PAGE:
Former Interpreter of Shohei Ohtani Pleads Guilty to Transferring $17 Million for Gambling Debts

Former Interpreter of Shohei Ohtani Pleads Guilty to Transferring  Million for Gambling Debts

Ippei Mizuhara, the former interpreter of Los Angeles Dodgers star Shohei Ohtani, has agreed to plead guilty to charges related to transferring nearly $17 million from the player to cover his own gambling debts. The U.S. Department of Justice confirmed that the 39-year-old interpreter will plead guilty to two federal charges, including one count of bank fraud and one count of subscribing to a false tax return.

If convicted, Mizuhara could face a maximum sentence of 30 years in federal prison for bank fraud and up to three years in federal prison for subscribing to a false tax return. United States Attorney Martin Estrada expressed the magnitude of Mizuhara’s actions, stating, “The extent of this defendant’s deception and theft is massive. He took advantage of his position of trust to take advantage of Mr. Ohtani and fuel a dangerous gambling habit. My office is committed to vindicating victims throughout our community and ensuring that wrongdoers face justice.”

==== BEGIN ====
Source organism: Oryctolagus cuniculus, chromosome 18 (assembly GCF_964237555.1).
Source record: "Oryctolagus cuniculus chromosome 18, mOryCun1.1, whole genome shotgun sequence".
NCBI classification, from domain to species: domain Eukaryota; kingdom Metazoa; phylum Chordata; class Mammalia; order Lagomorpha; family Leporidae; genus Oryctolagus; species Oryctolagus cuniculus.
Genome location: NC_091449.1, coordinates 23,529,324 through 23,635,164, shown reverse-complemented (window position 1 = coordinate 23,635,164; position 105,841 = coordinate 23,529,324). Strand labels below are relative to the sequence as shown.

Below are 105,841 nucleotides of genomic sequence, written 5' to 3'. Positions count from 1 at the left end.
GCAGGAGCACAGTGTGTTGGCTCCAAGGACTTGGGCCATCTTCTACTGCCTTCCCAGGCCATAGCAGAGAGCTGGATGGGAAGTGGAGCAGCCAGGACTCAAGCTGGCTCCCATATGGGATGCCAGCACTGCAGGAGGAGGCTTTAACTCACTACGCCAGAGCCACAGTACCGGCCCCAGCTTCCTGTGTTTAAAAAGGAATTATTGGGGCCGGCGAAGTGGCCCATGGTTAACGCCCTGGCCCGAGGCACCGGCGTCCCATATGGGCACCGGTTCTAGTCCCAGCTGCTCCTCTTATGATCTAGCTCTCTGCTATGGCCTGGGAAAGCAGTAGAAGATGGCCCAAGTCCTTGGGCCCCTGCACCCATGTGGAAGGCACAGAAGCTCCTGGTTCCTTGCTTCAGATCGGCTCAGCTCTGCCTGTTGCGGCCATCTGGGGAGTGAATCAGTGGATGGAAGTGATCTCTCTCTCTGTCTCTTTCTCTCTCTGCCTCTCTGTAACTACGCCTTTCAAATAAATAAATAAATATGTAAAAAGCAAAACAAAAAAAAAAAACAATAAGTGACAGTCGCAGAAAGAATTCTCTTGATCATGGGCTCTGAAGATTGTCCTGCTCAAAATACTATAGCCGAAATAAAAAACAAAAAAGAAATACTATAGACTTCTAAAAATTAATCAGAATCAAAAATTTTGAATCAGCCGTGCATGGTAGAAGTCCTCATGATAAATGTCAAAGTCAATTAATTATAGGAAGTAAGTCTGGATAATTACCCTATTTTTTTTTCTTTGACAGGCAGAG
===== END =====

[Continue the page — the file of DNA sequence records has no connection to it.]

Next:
IRS Criminal Investigation Special Agent in Charge Tyler Hatcher also condemned Mizuhara’s actions, stating that he “exploited his relationship with Mr. Ohtani to bankroll his own irresponsibility.” The allegations against Mizuhara surfaced in March when Ohtani’s lawyers accused him of stealing millions of dollars from the athlete to cover bets with an alleged illegal bookmaker currently under federal investigation.

According to the federal complaint, Mizuhara placed approximately 19,000 wagers between December 2021 and January 2024. While he won around $142 million on these wagers, he also lost approximately $182 million, leaving him with a staggering $40 million debt. Notably, the records did not indicate any bets placed on baseball games.

CrimeDoor
Author: CrimeDoor

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